Trademark Infringement II
Learn about the multi-factor likelihood-of-confusion test, as well as the different evidentiary sources trademark owners use.
A trademark owner must prove that an accused infringer’s unauthorized use is likely to confuse consumers. At the outset, it’s important to note that the Lanham Act doesn’t require actual confusion, only a likelihood of confusion.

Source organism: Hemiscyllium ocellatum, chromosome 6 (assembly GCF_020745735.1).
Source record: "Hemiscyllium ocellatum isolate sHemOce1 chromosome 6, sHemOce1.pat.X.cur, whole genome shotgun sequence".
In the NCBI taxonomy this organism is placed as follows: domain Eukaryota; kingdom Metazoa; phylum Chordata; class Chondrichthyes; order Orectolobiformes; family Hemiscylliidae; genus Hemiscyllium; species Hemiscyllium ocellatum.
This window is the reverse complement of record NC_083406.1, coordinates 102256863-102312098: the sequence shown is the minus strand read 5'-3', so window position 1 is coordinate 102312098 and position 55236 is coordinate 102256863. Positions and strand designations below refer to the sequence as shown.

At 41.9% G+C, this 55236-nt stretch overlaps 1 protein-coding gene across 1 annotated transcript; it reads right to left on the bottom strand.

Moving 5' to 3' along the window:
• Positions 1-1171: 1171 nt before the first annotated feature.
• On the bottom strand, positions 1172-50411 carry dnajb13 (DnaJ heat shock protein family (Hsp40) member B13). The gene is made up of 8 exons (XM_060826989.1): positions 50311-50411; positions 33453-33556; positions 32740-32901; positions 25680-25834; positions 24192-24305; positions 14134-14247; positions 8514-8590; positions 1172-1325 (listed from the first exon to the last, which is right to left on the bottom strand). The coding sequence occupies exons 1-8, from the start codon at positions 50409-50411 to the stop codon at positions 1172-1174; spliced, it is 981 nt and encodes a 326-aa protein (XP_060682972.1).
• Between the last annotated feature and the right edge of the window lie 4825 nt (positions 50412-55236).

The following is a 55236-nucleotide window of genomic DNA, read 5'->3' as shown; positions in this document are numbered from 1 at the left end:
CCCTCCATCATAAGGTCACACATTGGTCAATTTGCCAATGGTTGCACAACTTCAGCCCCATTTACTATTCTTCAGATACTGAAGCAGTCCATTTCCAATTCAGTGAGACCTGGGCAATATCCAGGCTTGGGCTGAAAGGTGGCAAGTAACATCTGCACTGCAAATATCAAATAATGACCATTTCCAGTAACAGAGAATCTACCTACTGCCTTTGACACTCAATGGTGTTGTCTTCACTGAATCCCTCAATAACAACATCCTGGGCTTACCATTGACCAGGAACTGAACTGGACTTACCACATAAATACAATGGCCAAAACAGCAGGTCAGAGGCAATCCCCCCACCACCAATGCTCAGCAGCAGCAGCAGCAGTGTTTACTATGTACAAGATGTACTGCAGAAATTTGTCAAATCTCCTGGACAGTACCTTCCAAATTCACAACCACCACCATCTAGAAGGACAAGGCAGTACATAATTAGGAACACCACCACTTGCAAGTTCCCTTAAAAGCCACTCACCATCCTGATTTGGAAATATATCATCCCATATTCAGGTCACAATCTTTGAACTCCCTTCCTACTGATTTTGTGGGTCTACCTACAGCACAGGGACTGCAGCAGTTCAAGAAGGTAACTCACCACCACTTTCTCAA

A trademark owner must prove likely confusion by a preponderance of the evidence. In general, courts evaluate whether an appreciable number, not necessarily a majority, of ordinarily prudent purchasers are likely to be confused. Although there’s a split of authority,...